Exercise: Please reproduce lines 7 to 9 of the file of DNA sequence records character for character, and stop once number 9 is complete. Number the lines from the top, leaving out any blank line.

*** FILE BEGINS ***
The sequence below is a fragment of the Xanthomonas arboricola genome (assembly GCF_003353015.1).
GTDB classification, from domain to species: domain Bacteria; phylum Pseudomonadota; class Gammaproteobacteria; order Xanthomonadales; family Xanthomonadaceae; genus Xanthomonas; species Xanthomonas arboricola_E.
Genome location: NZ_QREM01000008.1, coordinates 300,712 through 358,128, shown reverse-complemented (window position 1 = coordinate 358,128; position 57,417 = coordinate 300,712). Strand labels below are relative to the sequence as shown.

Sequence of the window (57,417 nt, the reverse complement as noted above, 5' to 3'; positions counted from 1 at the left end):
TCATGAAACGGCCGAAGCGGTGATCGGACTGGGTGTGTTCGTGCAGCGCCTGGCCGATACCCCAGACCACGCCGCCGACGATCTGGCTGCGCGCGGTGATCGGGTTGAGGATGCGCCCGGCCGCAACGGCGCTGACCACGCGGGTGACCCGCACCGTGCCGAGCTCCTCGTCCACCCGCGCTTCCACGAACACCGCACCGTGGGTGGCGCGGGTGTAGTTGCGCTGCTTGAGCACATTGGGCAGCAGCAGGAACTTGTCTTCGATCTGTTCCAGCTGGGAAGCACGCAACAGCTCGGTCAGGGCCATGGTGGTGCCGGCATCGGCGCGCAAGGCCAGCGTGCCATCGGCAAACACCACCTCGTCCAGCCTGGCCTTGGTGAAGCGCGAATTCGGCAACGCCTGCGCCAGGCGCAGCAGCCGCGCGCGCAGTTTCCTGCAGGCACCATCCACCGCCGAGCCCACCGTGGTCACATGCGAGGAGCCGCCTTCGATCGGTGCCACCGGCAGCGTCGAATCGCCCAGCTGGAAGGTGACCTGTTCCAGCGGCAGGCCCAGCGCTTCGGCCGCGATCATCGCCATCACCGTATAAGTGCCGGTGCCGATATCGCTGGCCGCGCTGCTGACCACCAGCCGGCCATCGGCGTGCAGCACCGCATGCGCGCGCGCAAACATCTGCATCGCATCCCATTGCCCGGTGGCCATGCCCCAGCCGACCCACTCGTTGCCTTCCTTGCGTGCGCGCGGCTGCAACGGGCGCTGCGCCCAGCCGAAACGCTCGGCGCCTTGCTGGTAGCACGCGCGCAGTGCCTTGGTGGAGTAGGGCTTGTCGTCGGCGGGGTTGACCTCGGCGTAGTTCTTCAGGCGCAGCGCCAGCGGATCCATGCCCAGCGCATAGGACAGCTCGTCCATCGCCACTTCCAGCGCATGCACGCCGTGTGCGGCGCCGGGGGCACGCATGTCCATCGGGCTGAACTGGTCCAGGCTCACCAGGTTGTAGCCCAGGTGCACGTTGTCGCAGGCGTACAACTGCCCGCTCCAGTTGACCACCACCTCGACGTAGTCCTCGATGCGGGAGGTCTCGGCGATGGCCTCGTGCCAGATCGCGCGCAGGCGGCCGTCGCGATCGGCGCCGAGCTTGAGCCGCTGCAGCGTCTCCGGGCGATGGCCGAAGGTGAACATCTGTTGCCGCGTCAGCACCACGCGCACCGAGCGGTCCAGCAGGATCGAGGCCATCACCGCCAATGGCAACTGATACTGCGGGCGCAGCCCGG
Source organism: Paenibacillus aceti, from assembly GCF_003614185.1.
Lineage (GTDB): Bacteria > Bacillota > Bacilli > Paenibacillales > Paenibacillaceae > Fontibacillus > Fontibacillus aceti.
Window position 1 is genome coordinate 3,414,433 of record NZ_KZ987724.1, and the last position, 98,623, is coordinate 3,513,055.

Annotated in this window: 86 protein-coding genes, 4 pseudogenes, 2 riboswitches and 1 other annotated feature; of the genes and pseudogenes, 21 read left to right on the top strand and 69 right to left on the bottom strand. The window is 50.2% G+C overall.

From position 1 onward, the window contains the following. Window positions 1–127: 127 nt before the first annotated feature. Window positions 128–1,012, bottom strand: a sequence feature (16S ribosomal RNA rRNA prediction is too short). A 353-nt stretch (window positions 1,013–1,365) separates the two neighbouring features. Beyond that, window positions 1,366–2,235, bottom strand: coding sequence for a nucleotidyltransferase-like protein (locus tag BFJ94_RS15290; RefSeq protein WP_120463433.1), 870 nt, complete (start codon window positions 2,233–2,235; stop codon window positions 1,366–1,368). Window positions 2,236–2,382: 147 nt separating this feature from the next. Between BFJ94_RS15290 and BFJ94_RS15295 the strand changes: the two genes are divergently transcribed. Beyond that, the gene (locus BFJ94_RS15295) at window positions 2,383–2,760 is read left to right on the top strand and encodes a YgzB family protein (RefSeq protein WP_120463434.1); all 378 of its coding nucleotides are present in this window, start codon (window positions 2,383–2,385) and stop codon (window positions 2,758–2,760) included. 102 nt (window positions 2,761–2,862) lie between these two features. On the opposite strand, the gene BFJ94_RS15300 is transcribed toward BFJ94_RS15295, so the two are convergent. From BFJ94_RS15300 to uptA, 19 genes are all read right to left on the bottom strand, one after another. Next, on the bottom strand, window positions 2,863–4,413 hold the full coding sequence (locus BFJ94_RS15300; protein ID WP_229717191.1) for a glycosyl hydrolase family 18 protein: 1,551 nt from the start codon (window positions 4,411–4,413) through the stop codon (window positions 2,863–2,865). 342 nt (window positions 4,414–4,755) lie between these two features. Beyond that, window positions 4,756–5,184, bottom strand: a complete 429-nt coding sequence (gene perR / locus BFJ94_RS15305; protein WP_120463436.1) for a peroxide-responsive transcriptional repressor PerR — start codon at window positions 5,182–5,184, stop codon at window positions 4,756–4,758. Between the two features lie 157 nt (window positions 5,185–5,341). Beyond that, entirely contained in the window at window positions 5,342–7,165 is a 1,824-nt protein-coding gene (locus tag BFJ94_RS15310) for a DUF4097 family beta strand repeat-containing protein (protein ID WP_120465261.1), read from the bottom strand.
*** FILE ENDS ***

Lineage (GTDB): Bacteria > Bacillota > Bacilli > Paenibacillales > Paenibacillaceae > Fontibacillus > Fontibacillus aceti.
Window position 1 is genome coordinate 3,414,433 of record NZ_KZ987724.1, and the last position, 98,623, is coordinate 3,513,055.

Annotated in this window: 86 protein-coding genes, 4 pseudogenes, 2 riboswitches and 1 other annotated feature; of the genes and pseudogenes, 21 read left to right on the top strand and 69 right to left on the bottom strand. The window is 50.2% G+C overall.